In the first of a new series of blog posts, Specialist Recruiter James Liddell explores what working in a professional membership body is all about.
When I tell people that I recruit for professional membership bodies, the first question I get is “What exactly is a professional membership body?”. It’s a difficult question to answer, as each of the 400 professional bodies in the UK does very different things. The Royal College of Physicians, for example, provides doctors with training and raises standards for clinical practice, while Universities UK influences research policy and promotes the value of the UK university sector, and the Chartered Institute of Personnel and Development sets qualifications for Human Resources staff. How can I possibly try to explain what these organisations do, when what they do varies so much?
Although these organisations may seem very different, they do share two things in common. The first is that they act to represent their profession, whatever that may be. When they set qualifications and training, or offer advice and guidance, they are enabling their members to do their jobs properly. When they promote their profession to the media, government and the public, these organisations are showcasing the value of their members to the wider society. This brings us to the second thing professional membership bodies have in common; they exist to make the world a better place. Whether this is through safer roads and buildings, more highly-trained doctors, or better-supported marketers, all professional membership bodies act to enable their profession to contribute to the world. Many are registered as charities, committed to acting to the public good.
Some of the kinds of jobs you find at professional bodies are the same as you would find in the private and public sector. Like any organisation, they need Human Resources, IT, Finance, Marketing and Administrative staff. If you have experience of working in these types of roles in another sector then your skills will likely be highly transferable. Where they differ slightly from other types of organisations is that their focus is on their members, and not customers. Members differ from customers in that they belong to the organisation, and are not outside of it, so the approach to dealing with them is a little different. The Membership Department might contain roles like Membership Engagement Manager, Events Manager or Membership Coordinator. Similar roles are a little scarce in the private and public sector, but if you have strong customer service, marketing or administrative skills then you may be able to make the switch.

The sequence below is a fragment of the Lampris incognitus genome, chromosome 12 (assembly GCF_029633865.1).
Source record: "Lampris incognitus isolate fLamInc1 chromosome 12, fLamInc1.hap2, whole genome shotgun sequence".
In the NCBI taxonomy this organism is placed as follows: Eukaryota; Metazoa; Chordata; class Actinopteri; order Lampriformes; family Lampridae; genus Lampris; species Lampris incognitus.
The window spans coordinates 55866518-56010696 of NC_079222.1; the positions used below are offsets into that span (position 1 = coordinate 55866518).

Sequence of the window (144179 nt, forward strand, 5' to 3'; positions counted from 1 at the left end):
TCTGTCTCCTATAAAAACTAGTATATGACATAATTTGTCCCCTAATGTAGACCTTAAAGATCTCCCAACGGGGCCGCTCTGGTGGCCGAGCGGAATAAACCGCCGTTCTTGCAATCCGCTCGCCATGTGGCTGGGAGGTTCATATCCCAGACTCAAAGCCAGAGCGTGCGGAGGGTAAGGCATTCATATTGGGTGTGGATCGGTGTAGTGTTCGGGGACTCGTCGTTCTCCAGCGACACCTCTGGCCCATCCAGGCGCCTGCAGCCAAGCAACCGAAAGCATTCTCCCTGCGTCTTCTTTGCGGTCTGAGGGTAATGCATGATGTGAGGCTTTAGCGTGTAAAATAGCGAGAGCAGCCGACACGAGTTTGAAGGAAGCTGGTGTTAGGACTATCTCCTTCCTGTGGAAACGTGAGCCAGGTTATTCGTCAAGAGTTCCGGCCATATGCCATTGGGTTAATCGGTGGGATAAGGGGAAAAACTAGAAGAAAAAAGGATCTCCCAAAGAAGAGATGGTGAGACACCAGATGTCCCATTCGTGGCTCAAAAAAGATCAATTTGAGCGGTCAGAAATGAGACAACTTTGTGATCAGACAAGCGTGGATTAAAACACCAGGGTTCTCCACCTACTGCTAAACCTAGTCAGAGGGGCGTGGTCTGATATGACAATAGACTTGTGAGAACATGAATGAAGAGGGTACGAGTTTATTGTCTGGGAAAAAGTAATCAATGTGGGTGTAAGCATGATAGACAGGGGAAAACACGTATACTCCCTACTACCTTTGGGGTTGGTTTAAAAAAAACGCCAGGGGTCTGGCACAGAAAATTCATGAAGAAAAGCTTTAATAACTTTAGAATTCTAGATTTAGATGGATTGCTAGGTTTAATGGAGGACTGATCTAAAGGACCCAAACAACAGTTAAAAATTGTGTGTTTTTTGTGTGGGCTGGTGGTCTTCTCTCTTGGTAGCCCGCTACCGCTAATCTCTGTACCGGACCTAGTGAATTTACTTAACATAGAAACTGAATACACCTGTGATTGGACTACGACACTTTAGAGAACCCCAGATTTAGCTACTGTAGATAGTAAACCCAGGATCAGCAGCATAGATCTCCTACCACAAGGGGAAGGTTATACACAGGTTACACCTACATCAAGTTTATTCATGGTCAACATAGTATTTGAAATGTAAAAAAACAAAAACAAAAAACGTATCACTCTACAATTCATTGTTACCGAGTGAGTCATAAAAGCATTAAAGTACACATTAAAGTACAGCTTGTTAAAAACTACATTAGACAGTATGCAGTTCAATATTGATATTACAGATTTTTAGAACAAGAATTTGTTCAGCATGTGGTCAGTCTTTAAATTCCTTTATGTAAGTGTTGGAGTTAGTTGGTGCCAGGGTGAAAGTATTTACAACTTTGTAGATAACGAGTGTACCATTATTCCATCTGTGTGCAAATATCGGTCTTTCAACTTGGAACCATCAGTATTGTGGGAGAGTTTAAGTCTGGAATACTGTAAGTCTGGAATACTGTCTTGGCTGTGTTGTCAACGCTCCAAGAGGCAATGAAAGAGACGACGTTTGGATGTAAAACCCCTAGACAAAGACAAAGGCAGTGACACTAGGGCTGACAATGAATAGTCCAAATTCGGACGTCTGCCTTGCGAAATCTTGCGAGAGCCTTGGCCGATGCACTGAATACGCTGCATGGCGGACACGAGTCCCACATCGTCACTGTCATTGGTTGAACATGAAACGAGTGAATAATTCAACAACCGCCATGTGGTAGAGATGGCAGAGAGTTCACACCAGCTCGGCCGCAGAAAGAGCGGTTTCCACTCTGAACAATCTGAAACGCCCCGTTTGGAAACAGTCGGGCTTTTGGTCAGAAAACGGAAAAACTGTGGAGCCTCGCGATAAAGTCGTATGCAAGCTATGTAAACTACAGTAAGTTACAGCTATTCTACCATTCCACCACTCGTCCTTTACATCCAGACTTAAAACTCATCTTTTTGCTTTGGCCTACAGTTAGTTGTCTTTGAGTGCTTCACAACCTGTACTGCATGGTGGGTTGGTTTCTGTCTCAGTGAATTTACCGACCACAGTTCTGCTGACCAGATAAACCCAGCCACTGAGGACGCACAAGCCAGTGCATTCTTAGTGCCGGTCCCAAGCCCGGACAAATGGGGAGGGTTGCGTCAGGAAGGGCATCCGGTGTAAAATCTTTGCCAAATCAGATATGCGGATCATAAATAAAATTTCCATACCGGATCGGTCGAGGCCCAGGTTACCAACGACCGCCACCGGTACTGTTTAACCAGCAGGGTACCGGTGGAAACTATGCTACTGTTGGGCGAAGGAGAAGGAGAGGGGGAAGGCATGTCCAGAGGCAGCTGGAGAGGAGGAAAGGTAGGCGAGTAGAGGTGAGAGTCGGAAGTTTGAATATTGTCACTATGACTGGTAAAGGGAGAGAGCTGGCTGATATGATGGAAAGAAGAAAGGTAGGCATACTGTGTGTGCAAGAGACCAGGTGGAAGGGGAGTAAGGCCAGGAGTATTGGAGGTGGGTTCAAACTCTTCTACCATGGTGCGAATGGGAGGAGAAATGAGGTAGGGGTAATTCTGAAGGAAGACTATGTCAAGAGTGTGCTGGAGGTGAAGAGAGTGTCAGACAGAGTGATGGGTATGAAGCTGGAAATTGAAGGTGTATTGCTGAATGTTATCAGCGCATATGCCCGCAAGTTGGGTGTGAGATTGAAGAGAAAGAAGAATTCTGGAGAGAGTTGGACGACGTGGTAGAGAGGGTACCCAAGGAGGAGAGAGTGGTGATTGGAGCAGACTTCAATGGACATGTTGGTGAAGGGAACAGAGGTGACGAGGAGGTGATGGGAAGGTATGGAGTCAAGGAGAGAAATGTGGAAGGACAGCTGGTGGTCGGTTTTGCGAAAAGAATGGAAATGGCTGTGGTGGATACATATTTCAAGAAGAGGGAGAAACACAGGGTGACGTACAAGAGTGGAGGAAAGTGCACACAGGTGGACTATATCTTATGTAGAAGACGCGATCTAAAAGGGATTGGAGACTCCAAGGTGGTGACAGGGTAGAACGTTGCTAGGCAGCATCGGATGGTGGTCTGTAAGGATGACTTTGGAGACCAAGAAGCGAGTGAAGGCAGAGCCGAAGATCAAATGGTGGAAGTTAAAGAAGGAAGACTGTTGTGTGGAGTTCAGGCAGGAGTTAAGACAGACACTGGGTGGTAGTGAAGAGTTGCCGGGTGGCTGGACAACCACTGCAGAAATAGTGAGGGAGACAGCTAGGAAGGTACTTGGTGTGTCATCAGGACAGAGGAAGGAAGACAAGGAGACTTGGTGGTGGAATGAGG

There are many benefits to working in this sector. Professional membership bodies are often prestigious organisations. Many of them have the Royal Charter and several of them are centuries old. This can give a real boost to your CV and benefit your prospects of career advancement, not least because many of them have a real emphasis on employee learning and training. This is naturally born out of their focus on their members’ continuous professional development. As values-led organisations aiming to uphold professional standards and make the world a better place, most employees see the value in what they do. You won’t just be working to make a profit for some invisible shareholders, but will be having a real impact on professionals and the world at large.
If you’d like to know more about what it’s like to work in a professional membership body, or if your skills could be useful, e-mail email@example.com and one of our consultants will get in touch with you.